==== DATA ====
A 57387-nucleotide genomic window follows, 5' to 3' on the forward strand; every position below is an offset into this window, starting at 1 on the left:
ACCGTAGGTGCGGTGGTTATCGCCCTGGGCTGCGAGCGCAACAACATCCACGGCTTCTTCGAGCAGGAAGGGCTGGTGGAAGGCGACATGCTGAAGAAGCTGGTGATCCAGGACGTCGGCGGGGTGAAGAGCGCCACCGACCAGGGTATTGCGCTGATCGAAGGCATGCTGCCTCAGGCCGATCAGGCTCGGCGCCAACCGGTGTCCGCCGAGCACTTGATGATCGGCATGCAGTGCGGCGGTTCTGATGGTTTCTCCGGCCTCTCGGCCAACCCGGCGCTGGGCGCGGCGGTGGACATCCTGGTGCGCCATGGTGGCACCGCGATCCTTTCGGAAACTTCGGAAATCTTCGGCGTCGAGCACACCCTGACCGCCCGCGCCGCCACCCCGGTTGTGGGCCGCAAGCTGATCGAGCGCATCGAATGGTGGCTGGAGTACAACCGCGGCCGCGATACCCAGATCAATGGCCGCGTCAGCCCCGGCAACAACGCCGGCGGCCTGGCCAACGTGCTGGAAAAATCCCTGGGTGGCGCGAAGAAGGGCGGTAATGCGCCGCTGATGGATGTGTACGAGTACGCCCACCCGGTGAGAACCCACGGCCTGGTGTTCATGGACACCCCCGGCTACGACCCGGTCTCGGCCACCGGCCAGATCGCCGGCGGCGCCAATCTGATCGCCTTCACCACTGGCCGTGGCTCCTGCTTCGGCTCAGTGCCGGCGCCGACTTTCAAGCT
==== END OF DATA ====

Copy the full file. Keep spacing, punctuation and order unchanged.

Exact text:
A 57387-nucleotide genomic window follows, 5' to 3' on the forward strand; every position below is an offset into this window, starting at 1 on the left:
ACCGTAGGTGCGGTGGTTATCGCCCTGGGCTGCGAGCGCAACAACATCCACGGCTTCTTCGAGCAGGAAGGGCTGGTGGAAGGCGACATGCTGAAGAAGCTGGTGATCCAGGACGTCGGCGGGGTGAAGAGCGCCACCGACCAGGGTATTGCGCTGATCGAAGGCATGCTGCCTCAGGCCGATCAGGCTCGGCGCCAACCGGTGTCCGCCGAGCACTTGATGATCGGCATGCAGTGCGGCGGTTCTGATGGTTTCTCCGGCCTCTCGGCCAACCCGGCGCTGGGCGCGGCGGTGGACATCCTGGTGCGCCATGGTGGCACCGCGATCCTTTCGGAAACTTCGGAAATCTTCGGCGTCGAGCACACCCTGACCGCCCGCGCCGCCACCCCGGTTGTGGGCCGCAAGCTGATCGAGCGCATCGAATGGTGGCTGGAGTACAACCGCGGCCGCGATACCCAGATCAATGGCCGCGTCAGCCCCGGCAACAACGCCGGCGGCCTGGCCAACGTGCTGGAAAAATCCCTGGGTGGCGCGAAGAAGGGCGGTAATGCGCCGCTGATGGATGTGTACGAGTACGCCCACCCGGTGAGAACCCACGGCCTGGTGTTCATGGACACCCCCGGCTACGACCCGGTCTCGGCCACCGGCCAGATCGCCGGCGGCGCCAATCTGATCGCCTTCACCACTGGCCGTGGCTCCTGCTTCGGCTCAGTGCCGGCGCCGACTTTCAAGCT